No doubt about it: Cutting a new tooth is painful for Baby -- and you. Luckily, we have the answers to your biggest teething questions from some top experts.
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When do babies typically start getting teeth in -- and how long does it take for all the teeth to come in?
Starting at around 3 months of age, infants begin to show outward signs that baby teeth are coming. They produce more saliva and will put their fingers in their mouths. This drooling can go on for several weeks before you'll see a tooth. Infants typically get their first tooth between ages 5 and 12 months. The bottom incisors emerge first, followed by the top incisors. Usually around 2 years of age, a toddler has a full set of teeth, explains Dr. Edward Kulich of New York, NY.
How do I know if my baby is teething -- or just being cranky or sick?
Parents know firsthand that teething can make your baby cranky and even cause a mild fever. However, any temperature above 101 degrees is likely from an infection rather than teething. "If an infant has a temperature, excessive irritability, decreased eating, increased sleeping, or other symptoms such as vomiting, a cough, or a rash, it is unlikely that teething is the culprit," Edward Kulich, MD says. "If your infant is experiencing such symptoms, or the irritability is excessive, you should touch base with your pediatrician."
My daughter's teething symptoms seem to be worse at night. Why is that?
While there is no specific medical reason for why your baby's teething seems to get worse at night, many parents do notice an increase in discomfort during the evening hours. "It seems worse at night because they are tired, and during the day they are awake and playing and have things to distract them from the pain," says Dr. Gaurav Gupta, pediatrics expert on JustAnswer.com.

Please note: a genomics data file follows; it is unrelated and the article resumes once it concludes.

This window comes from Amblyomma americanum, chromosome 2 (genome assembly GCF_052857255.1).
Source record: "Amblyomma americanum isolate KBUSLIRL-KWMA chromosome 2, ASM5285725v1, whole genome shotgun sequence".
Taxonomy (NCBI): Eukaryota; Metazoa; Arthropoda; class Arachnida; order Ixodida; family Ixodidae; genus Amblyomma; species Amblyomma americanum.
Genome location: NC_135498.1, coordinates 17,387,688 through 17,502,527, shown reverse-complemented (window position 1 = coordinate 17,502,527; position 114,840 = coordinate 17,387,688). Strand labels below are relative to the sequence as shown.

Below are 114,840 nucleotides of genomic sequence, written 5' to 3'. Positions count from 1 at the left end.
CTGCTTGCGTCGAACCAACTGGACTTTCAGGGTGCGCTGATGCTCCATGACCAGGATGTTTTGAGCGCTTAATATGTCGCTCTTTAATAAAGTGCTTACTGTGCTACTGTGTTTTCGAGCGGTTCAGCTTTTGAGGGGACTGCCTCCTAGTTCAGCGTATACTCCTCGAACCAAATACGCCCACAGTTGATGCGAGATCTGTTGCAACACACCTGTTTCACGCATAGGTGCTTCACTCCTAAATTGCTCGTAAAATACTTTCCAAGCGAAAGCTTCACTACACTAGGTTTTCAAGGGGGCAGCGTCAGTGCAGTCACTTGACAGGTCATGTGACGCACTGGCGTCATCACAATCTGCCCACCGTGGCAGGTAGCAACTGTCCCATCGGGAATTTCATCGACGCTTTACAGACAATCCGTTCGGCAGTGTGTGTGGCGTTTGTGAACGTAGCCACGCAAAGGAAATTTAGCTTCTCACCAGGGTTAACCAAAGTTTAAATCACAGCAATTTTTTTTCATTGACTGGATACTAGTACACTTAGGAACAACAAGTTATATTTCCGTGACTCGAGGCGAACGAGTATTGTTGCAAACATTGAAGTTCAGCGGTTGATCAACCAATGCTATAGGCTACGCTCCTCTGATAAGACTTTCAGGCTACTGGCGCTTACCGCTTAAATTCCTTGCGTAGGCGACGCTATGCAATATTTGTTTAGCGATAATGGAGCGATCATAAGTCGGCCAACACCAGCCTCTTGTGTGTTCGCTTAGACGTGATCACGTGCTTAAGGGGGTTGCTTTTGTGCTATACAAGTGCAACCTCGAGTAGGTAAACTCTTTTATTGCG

Drooling Leads to Rash
My son drools so much from teething that it's causing a rash on his chin. What can I do?
The constant contact with saliva can cause the skin around the chin and mouth to become irritated. "Apply some Vaseline (white petroleum jelly) to reduce the contact of the saliva with the tender skin. Also, do not rub the saliva off the chin -- just pat-dry gently to avoid a friction-induced, worsening rash," Dr. Gupta says.
Which medicine is best to relieve teething pain: Tylenol or Motrin?
Teething can be uncomfortable as little teeth poke their way through sensitive gums ... ouch! "I recommend giving an appropriate dose of acetaminophen along with a cool teething ring," says Dr. Tanya Remer Altmann of Los Angeles, co-editor of Caring for Your Baby and Young Child. "Popsicles work well for toddlers and are a fun treat! For infants over 6 months of age, an appropriate amount of acetaminophen or ibuprofen can be used as needed for pain. Which one? Whichever you have in your medicine cabinet or whichever your child prefers since most uncomfortable toddlers seem to have a preference for flavor."
What natural remedies can I use to help my baby's teething pain?
Unfortunately, there have been very few studies on what remedies -- natural or otherwise -- are truly effective for the pain associated with teething, says Dr. Michael McKenna, pediatrician at Indiana University School of Medicine. "For most infants, nonmedicinal therapies such as chewing on cool washcloths, frozen teething rings, and other such items is usually enough to ease the pain. If you feel your baby needs something more, acetaminophen usually does the trick. If not, it is important to discuss this with your doctor, as something more than teething may be going on." Also, it's very important to avoid these unsafe practices: Never give your infant alcohol of any kind, even topically. Also, while some people tout the benefits of clove oil, it can burn your baby's gums and skin, so avoid this as well.
Is it really normal for a baby to run a fever when teething?
This is a topic that is surprisingly controversial. "Recent research points seem to confirm that some symptoms, including fever around 101 degrees Fahrenheit, may be associated with teething," Dr. Michael McKenna says. "However, it is important to note that there was no association with high fevers (those greater than 102 degrees Fahrenheit), and that around a third of teething infants had no symptoms. Whether your child is teething, it is still a good idea to call your child's doctor for further advice."
Once my baby starts getting teeth in, what is the best way to care for them?
Once that first tooth appears, gently wipe it off twice a day with a soft cloth or infant tooth brush, recommends Dr. Tanya Remer Altmann. "You do not need toothpaste at this stage. Around 1 year of age, gently brush your child's teeth with a soft toothbrush and a tiny bit of nonfluoride toothpaste. Some pediatric dentists may recommend a tiny amount of fluoride toothpaste for some toddlers. Around age 1 is also a good time to check in with a pediatric dentist."
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